At the time, hoss was the slang term for horse and was used interchangeably by people living in America.  In fact, in 1814 Connecticut-born David Humphreys (1752–1818) wrote a comedic play entitled “The Yankey in England” which was published in 1815.  During the Revolutionary War, he had been a lieutenant colonel and aide-de-camp to George Washington, and was appointed sole commissioner in Algerine affairs in 1793, among other high-profile posts. “The Yankey in England” told the story of an American Whig and Tory officers meeting a French nobleman and an adventuress.  In the play, he wrote:

The boys see a ghost in the form of a white hoss; and an Indian in every black stump.

As early as the 14th century, cannons and mortars of bronze, brass, or iron mounted on two-wheeled carriages became part of military manoeuvres.  Since horses were also part of military manoeuvres, it is very likely that this  expression was part of the language of the day.

What’s more, in Book XXIII of Homer’s Iliad, Patroclus’ funeral games sees the son of Atreus call out to Antiochus with the suggestion that he hold his horses.  Let’s not forget that during Roman times, Romans had a man at the ready to hold their horses in the midst of battles.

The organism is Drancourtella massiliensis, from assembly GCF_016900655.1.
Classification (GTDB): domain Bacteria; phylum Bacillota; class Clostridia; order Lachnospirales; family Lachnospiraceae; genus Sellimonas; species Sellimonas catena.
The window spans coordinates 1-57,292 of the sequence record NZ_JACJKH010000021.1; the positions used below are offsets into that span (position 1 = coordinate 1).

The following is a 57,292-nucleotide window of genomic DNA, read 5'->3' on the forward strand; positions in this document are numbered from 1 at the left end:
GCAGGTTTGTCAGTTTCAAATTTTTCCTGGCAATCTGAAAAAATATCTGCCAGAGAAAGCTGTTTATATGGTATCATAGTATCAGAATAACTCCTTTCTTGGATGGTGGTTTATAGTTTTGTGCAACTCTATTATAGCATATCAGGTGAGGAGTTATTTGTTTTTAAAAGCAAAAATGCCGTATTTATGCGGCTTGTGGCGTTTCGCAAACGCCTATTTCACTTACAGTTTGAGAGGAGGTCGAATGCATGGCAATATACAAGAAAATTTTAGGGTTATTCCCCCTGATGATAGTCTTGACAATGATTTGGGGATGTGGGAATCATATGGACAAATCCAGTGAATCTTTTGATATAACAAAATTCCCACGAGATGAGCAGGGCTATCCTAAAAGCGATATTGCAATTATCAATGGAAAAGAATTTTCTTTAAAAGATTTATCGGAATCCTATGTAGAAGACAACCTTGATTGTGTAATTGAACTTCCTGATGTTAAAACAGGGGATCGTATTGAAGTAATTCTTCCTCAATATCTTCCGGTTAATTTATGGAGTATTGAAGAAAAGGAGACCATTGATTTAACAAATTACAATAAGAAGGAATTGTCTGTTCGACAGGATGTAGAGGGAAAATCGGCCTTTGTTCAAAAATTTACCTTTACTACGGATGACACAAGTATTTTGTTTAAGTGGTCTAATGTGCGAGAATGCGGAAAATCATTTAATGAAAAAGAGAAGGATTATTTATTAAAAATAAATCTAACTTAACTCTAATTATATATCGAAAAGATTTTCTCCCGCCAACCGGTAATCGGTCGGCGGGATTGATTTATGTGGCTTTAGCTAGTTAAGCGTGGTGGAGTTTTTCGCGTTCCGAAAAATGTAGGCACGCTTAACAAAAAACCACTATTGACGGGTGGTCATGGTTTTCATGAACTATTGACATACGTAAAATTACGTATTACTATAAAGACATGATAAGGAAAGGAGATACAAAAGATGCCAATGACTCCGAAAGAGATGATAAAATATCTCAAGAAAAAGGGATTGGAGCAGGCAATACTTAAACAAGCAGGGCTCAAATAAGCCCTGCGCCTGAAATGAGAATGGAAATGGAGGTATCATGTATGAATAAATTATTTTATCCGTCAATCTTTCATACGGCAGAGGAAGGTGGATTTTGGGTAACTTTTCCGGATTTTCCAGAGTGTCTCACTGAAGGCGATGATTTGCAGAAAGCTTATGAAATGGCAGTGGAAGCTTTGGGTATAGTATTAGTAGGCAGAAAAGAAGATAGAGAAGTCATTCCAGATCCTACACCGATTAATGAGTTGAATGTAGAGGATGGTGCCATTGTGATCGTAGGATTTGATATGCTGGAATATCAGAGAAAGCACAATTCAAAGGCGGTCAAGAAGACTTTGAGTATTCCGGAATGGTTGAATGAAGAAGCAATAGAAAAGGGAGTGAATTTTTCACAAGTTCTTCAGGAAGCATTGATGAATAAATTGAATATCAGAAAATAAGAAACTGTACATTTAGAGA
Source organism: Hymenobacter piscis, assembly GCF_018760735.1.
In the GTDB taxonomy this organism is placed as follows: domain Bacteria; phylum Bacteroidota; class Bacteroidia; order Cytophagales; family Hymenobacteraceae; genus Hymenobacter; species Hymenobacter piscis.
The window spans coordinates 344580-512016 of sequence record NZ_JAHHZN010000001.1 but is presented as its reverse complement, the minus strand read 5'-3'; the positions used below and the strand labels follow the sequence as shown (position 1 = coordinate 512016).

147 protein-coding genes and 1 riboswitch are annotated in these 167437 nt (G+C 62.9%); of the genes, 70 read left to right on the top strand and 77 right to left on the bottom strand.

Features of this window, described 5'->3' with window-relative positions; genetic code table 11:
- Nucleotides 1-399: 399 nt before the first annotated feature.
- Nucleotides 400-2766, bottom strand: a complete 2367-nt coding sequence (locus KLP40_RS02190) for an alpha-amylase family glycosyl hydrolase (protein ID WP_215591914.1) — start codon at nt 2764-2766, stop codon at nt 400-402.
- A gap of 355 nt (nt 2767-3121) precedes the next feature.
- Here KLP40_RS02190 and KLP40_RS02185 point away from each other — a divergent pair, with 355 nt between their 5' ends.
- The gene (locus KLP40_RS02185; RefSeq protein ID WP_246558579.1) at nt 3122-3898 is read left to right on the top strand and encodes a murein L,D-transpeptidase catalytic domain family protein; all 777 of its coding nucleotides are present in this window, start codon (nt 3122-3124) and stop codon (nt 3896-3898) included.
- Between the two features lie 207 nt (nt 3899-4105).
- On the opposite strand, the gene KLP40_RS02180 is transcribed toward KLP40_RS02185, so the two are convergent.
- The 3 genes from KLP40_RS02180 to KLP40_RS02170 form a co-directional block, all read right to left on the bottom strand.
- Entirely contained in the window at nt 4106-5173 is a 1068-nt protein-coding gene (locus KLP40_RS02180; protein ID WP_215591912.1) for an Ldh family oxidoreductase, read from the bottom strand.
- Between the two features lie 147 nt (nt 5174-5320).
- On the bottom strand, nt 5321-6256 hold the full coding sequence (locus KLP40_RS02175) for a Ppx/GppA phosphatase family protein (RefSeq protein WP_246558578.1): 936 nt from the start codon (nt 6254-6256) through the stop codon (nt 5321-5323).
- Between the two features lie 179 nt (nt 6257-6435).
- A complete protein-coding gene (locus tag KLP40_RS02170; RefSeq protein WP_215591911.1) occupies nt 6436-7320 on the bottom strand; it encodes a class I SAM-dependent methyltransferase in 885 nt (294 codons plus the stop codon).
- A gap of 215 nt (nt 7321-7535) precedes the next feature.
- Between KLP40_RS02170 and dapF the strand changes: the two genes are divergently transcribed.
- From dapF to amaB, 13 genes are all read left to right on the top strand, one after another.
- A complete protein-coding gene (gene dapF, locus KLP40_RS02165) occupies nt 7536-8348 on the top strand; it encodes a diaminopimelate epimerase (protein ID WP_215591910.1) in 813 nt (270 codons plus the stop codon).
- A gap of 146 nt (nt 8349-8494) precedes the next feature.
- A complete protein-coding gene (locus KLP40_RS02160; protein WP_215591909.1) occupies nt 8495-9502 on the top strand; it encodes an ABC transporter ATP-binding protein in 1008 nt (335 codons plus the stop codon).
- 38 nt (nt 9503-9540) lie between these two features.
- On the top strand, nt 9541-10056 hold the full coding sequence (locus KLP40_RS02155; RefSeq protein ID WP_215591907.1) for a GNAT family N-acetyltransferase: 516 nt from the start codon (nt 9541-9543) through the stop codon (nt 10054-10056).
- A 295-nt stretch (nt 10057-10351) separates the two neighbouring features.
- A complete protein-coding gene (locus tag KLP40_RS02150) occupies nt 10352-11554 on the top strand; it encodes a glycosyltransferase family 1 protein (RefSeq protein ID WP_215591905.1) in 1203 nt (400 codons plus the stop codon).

And since gunpowder is a Chinese invention, and since horses were also part of the Chinese military even then, it’s very likely that the expression hold your horses has its origins in ancient China.

Posted in Ancient Civilizations, China, Idioms from the 14th Century | Tagged: , , , , , , , , , , , , , , , , , , , , , , | Leave a Comment »

Brawn And No Brain

Posted by Admin on April 15, 2011

The expression “brawn and no brain” is usually used with regards to males.  The image of someone who is “all brawn and no brain” is usually that of an enforcer … the bouncer at a night club, the security guard at a rock concert … and it’s obvious at first glance that these males have biceps that rival 100-year-old oak trees.  So, who was the first person to think up this expression and dare to use it in public?

In a blog entry entitled, “Tao, Tai Chi, and Tai Chi Chuan” written by Master Marlone Ma for Wutang USA on November 28, 2010, the following can be learned:

In order to understand what’s going on with T’ai Chi Chuan today, it’s helpful to look back at a little of the history of China. The Ching Dynasty was ruled by people who came into China from outside the Great Wall and conquered the area. In an effort to control the population, they inculcated the idea that the most valuable workers were the government workers; and that it was necessary to concentrate on academic learning to achieve this highest status in the society. They taught that martial artists were the very lowest class members of the society. They did their best to create a stereotype of martial artists as being all brawn and no brain. Over the centuries; people started believing this way of looking at things.